Surprisingly, many Oracle database administrators often miss two critical checks when starting to troubleshoot problems: the alert log and v$resource_limit. Database administrators should always start with these fundamentals and progress methodically through a troubleshooting process. Getting caught up in the emotional “panic” of others or focusing on vague user reports are often distractions that lead database administrators away from root cause and the solution, causing critical time loss.
I’m not advocating ignoring error messages provided by users, as the error messages will be essential to rectifying the problem; I am recommending caution when “slowness” or another vague failure report is ticketed. How many times have database administrators heard, “The database is down and all users are not working,” only to discover what that really means is that three people at a remote location that was just slammed by a storm that caused a power outage can no longer work?
First, check the alert log
The alert log is a fountain of critical information chronologically captured so that finding important data is quick and easy. The alert log journals general configuration facts such as instance startup settings, run time events like redo log switches and warnings encompassing deadlocks, failed segment expansions due to tablespace storage shortages and ORA-nnnnn errors. The latter events are what database administrators must seek out to find the problem and to begin working toward resolution.
Second, check the v$resource_limit values
Next, by connecting to the database from a client workstation to check the v$resource_limit values, database administrators can quickly assess three operational metrics: status of the listener, accessibility of the database and resource availability. Doing a ‘select * from v$resource_limit;’ yields vital database health metrics (see below.) To keep the output neat, use ‘set linesize 200 pages 40’.
SQL> l 1* select * from v$resource_limit SQL> / RESOURCE_NAME CURRENT_UTILIZATION MAX_UTILIZATION INITIAL_AL LIMIT_VALU ------------------------------ ------------------- --------------- ---------- ---------- processes 234 296 800 800 sessions 243 307 885 885 enqueue_locks 220 298 10832 10832 enqueue_resources 51 95 4112 UNLIMITED ges_procs 231 292 801 801 ges_ress 0 0 17202 UNLIMITED ges_locks 0 0 26471 UNLIMITED ges_cache_ress 3585 6986 0 UNLIMITED ges_reg_msgs 271 809 2350 UNLIMITED ges_big_msgs 42 530 2350 UNLIMITED ges_rsv_msgs 0 0 1000 1000 gcs_resources 120338 396511 414309 414309 gcs_shadows 80088 276865 414309 414309 dml_locks 16 16 3892 UNLIMITED temporary_table_locks 0 3 UNLIMITED UNLIMITED transactions 102 144 973 UNLIMITED branches 0 0 973 UNLIMITED cmtcallbk 2 10 973 UNLIMITED max_rollback_segments 21 22 973 65535 sort_segment_locks 0 50 UNLIMITED UNLIMITED k2q_locks 0 0 1770 UNLIMITED max_shared_servers 1 1 UNLIMITED UNLIMITED parallel_max_servers 2 9 80 3600 23 rows selected.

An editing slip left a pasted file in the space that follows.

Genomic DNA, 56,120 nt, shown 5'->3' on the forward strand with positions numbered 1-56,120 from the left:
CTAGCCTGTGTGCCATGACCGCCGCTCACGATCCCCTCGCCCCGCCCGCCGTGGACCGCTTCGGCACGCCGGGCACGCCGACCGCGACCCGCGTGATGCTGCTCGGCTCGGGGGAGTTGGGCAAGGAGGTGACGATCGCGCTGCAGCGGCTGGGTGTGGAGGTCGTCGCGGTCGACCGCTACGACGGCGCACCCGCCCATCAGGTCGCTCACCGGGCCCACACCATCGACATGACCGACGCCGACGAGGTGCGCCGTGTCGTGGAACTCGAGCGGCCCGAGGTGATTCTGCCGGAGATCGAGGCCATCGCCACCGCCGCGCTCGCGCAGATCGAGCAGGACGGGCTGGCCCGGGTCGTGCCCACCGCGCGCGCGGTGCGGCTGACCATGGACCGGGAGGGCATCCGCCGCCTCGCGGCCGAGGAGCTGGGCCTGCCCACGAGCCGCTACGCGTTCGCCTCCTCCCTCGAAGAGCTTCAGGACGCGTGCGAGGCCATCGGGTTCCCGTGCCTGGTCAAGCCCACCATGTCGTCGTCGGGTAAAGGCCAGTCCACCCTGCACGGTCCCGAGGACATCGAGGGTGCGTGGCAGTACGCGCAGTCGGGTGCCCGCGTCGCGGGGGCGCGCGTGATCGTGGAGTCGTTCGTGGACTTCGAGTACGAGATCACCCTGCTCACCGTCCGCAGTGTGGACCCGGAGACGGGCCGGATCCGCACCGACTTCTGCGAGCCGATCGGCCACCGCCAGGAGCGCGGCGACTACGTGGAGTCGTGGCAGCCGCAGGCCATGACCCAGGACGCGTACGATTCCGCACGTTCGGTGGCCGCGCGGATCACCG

Any resource shortage will inhibit optimal performance, and in many cases cause significant problems for users. It’s a good practice to check these values weekly so that you can recognize abnormalities quickly.
On one system, for example, the max_rollback_segments value had never exceeded 200, but one day after hearing of a performance problem, I found the value was at 1500. The root cause of the problem ended up being a report that wasn’t really a report but a batch job with lots of data changes followed by a report. After tracking down the submitting user and asking about the job, the response was, “We knew that report was not working but we decided to run it anyway.”
The good news is that by checking v$resource_limit immediately, finding the problem was relatively easy. Note the rollback level, check for a process consuming a lot of rollback, find out who submitted the job and then work with the submitter concerning what to do about the offending job. In this case the job was terminated and the submitter was “asked” to not resubmit the job until after the performance team reviewed the code.
Remember, focus on the fundamentals first. Doing these two critical checks immediately will take five minutes, saving you from a major headache that will come if you overlook these initial troubleshooting steps.
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